said first bearing member and said first rotating member being adapted to define a first hydrodynamic bearing that permits a fluid to flow from said second area to said first area, thereby lubricating said first hydrodynamic bearing, wherein said fluid is a liquid refrigerant;
said first bearing member comprising said at least one fluid conduit over a surface of said first bearing member so that when said at least one fluid conduit receives said fluid, said first bearing member becomes lubricated as fluid flows from said second area to said first area and said first bearing member rotates, said first bearing member being primarily supported with a force resulting from dynamic pressure of said fluid produced by rotation of said motor shaft.
45. The multistage pump as recited in claim 44 wherein said multistage pump further comprises a second bearing member associated with said second impeller; and
a second rotating member situated between said second impeller and said second bearing member, said second rotating member being situated between said second impeller and said second bearing member;
said second bearing member and said second rotating member being adapted to define a second hydrodynamic bearing.
46. The multistage pump as recited in claim 45 wherein said multistage pump further comprises a third bearing member mounted on said motor shaft; said first bearing member comprising a sleeve portion defining a sleeve area for rotatably receiving said third bearing member, said first bearing member comprising at least one fluid conduit for lubricating an interface between said first bearing member and each of said first rotating member and said third bearing member.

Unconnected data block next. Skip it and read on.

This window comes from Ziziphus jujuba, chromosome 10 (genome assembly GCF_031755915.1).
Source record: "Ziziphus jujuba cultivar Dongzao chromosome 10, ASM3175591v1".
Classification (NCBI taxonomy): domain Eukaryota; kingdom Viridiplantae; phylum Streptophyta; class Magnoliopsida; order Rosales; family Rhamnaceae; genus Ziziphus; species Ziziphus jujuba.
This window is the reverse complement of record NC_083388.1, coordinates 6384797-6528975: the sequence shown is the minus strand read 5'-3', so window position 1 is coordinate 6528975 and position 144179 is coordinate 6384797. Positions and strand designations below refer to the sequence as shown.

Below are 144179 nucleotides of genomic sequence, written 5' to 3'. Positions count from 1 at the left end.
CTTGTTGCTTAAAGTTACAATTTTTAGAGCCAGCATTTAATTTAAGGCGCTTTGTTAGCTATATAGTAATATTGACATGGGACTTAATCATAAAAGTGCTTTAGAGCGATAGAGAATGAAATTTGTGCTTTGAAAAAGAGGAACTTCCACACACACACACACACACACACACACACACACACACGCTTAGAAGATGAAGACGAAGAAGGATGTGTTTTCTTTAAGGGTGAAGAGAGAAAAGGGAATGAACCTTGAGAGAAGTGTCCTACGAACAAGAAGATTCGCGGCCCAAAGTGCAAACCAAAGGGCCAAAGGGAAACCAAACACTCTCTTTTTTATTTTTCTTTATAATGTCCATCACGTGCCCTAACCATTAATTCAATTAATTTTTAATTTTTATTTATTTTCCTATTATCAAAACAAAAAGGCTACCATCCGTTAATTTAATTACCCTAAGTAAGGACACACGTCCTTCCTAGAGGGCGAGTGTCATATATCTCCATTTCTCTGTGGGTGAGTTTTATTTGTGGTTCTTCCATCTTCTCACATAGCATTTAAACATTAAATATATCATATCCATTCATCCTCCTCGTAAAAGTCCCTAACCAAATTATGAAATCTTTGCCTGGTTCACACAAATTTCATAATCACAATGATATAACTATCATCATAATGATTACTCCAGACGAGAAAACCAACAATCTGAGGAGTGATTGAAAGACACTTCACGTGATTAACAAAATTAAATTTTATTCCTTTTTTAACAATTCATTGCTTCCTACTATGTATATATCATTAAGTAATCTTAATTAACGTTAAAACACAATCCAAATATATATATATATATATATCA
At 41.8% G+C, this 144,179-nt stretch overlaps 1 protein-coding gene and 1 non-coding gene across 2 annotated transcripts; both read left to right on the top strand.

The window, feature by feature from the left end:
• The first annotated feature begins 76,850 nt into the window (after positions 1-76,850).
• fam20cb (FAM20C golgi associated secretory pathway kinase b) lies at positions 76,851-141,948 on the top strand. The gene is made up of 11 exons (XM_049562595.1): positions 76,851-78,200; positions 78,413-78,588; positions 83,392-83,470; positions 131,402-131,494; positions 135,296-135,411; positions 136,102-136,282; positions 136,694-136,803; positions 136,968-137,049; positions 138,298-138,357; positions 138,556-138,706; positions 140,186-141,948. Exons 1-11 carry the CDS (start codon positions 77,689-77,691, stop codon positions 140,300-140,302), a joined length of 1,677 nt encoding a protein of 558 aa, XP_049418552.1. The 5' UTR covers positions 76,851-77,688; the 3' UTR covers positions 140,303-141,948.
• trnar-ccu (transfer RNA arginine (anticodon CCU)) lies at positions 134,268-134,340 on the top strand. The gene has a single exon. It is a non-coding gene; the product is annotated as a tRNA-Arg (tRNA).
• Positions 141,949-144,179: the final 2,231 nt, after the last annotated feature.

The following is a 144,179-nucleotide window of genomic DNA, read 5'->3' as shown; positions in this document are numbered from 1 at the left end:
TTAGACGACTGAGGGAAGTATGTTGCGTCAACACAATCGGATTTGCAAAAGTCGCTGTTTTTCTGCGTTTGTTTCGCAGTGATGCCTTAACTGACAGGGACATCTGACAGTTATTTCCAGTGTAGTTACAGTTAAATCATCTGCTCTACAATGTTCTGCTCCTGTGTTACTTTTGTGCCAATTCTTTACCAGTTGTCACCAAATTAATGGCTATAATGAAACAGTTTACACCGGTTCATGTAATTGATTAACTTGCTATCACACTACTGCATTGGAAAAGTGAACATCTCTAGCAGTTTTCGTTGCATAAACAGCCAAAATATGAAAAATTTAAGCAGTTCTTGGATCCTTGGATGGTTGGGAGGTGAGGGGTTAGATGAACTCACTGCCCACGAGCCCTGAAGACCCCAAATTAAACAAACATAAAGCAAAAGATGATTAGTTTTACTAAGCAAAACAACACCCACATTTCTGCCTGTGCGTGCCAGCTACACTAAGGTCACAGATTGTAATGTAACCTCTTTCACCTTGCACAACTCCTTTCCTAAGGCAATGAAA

47. The multistage pump as recited in claim 46 wherein multistage pump further comprises a fourth bearing member mounted on said motor shaft; said second bearing member comprising a second sleeve portion defining a second sleeve area for rotatably receiving said fourth bearing member, said second bearing member comprising at least one fluid conduit for lubricating an interface between said second bearing member and each of said second rotating member and said fourth bearing member.
48. The multistage pump as recited in claim 46 wherein said multistage pump further comprises a fourth bearing member mounted on said motor shaft; said second bearing member comprising a second sleeve portion defining a second sleeve area for rotatably receiving said fourth bearing member, said second bearing member comprising at least one fluid conduit for lubricating an interface between said second bearing member and each of a second rotating member and said fourth bearing member.